Shrink-fit window film insulation, caulking, weatherstripping, and spray foam are so cheap that you can recoup their costs in energy savings. Draft stoppers can be made from old fabric and are practically free. Of all of the methods, energy efficient window treatments are the most expensive, costing up to 25% more than the ordinary, non-thermal versions.

Window Film Insulation

Transparent window film comes in large sections that are cut to window size. The film attaches to the window frame with double-sided tape. Lightly blowing warm air over the film with a hair dryer causes the film to tighten. Acting much like the argon or krypton gas that fills the space between double-glazed window panes, the dead air pocket created between the film and the window hinders air infiltration. Window film insulation is different from reflective window film (or low emissivity film) which sticks directly on the glass.


Window film has been proven in university laboratory tests to lower a window's u-value by up to thirteen percent (lower u-values mean greater energy efficiency).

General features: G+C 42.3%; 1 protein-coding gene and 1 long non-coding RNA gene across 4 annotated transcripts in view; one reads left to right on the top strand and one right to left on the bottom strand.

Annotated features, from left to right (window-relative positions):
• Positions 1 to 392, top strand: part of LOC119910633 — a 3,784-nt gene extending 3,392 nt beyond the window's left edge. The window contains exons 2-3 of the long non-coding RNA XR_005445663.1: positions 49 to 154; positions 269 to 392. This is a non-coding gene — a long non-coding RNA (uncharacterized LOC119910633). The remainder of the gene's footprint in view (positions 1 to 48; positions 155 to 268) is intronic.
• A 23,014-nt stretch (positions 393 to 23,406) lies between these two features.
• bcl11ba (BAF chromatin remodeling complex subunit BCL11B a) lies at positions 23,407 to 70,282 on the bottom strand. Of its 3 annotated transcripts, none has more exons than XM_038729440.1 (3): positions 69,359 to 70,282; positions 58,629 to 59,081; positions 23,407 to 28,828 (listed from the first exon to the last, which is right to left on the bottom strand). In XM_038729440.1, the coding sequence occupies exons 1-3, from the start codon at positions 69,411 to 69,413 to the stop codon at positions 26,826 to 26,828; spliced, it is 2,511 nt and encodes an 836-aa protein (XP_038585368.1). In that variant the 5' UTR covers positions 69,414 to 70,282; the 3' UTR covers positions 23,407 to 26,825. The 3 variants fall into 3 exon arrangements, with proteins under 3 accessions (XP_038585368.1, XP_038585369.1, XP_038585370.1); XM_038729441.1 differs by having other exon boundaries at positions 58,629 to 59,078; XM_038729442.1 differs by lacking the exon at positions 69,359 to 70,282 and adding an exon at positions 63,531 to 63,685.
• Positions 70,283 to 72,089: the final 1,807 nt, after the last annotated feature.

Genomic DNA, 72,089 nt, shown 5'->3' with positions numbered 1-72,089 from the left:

Upon removal, the double-sided tape may strip off paint from your window frame.


When you have cracks in the window sash or around the window that are 1/4 inch wide or less, apply paintable water-based latex caulk.

Use silicone-based caulk for metal and glass surfaces.


The only way to fill thin cracks, caulk is inexpensive and easy to apply.


Caulking can be unsightly if left unpainted. Silicone caulking cannot be painted. All caulking periodically needs to be reapplied, especially if the window area is subject to expanding and contracting.


Stationary parts in or around windows can be filled with EPDM, foam, or felt weatherstripping. Movable parts of the window, such as the gap between the sash and the window frame, also can be filled with weatherstripping on a temporary basis.


Unroll the weatherstripping and force it into place with your fingers: it's that easy. Weatherstripping is simple to apply and will leave no residue or mess when removed.